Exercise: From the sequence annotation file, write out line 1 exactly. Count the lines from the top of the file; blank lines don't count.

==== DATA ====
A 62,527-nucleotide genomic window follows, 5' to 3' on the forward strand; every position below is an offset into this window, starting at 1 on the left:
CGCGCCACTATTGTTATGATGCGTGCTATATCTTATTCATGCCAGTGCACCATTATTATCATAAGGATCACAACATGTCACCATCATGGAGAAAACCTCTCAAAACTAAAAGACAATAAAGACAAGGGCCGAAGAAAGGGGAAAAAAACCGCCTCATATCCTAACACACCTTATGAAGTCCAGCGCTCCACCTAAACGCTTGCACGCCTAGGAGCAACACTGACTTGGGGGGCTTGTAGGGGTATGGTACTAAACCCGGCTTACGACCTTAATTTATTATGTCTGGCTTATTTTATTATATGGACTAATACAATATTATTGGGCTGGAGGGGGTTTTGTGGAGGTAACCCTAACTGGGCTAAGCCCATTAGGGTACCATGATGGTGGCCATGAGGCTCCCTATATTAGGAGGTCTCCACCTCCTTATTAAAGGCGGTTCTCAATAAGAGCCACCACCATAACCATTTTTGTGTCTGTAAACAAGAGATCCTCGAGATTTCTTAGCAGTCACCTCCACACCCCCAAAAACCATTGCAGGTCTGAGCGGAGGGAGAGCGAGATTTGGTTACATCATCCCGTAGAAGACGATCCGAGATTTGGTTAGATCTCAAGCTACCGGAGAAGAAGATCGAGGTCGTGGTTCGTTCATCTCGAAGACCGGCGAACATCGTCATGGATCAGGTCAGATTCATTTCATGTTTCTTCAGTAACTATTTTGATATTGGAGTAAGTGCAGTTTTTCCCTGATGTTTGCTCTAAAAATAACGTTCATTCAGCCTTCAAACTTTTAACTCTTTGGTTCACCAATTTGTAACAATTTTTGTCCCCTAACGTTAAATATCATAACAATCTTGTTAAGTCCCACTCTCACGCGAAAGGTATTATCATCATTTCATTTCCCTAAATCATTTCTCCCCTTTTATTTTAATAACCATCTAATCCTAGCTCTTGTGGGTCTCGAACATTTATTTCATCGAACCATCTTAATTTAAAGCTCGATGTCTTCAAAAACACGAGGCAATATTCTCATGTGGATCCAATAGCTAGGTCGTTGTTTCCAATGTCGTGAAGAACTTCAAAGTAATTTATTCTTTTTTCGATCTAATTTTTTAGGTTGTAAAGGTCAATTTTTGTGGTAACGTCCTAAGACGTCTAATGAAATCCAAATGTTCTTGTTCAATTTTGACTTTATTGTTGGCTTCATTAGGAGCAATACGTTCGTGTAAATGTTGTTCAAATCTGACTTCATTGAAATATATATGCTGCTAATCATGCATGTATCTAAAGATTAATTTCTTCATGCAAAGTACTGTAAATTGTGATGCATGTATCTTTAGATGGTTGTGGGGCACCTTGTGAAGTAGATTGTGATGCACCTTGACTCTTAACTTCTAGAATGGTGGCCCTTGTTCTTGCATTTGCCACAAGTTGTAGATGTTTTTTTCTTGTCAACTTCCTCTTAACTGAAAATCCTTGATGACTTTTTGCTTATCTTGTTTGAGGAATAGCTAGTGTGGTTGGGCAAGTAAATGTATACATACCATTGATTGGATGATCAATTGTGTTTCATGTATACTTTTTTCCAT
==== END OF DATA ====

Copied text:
A 62,527-nucleotide genomic window follows, 5' to 3' on the forward strand; every position below is an offset into this window, starting at 1 on the left: